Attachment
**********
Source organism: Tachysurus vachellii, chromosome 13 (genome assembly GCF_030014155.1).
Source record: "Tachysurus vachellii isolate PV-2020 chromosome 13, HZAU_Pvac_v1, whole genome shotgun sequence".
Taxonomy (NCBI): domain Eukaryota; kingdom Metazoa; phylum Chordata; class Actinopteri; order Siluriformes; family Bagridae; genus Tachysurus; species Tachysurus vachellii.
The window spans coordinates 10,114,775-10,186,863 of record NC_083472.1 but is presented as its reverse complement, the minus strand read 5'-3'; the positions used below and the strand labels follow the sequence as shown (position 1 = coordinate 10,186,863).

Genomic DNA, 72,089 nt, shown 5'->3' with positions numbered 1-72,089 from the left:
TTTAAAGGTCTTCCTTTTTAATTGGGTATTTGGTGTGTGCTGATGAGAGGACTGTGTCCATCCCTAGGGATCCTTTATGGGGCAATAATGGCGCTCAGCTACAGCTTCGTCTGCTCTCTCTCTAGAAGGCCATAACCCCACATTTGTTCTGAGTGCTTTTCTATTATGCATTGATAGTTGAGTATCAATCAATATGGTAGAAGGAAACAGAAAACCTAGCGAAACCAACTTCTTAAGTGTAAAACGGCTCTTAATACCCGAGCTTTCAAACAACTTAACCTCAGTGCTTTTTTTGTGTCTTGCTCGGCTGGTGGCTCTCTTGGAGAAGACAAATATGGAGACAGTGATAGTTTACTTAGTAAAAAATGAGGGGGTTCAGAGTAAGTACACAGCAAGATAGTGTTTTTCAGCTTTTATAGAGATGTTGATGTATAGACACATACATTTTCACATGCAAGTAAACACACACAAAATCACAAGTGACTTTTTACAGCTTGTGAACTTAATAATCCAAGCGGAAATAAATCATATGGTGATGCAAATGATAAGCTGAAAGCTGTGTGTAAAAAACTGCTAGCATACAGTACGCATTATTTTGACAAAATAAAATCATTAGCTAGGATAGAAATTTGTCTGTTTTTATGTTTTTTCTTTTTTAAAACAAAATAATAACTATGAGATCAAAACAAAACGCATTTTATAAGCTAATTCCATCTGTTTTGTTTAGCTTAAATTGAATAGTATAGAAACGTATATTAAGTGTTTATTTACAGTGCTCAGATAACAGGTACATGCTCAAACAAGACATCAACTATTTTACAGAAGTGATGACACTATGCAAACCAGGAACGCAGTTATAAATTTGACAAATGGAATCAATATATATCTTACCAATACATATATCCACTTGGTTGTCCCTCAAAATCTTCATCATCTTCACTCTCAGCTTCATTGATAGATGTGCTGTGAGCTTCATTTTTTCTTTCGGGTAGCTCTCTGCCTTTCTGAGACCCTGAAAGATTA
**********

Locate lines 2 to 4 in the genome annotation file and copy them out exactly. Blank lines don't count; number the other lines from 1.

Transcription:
Source record: "Tachysurus vachellii isolate PV-2020 chromosome 13, HZAU_Pvac_v1, whole genome shotgun sequence".
Taxonomy (NCBI): domain Eukaryota; kingdom Metazoa; phylum Chordata; class Actinopteri; order Siluriformes; family Bagridae; genus Tachysurus; species Tachysurus vachellii.
The window spans coordinates 10,114,775-10,186,863 of record NC_083472.1 but is presented as its reverse complement, the minus strand read 5'-3'; the positions used below and the strand labels follow the sequence as shown (position 1 = coordinate 10,186,863).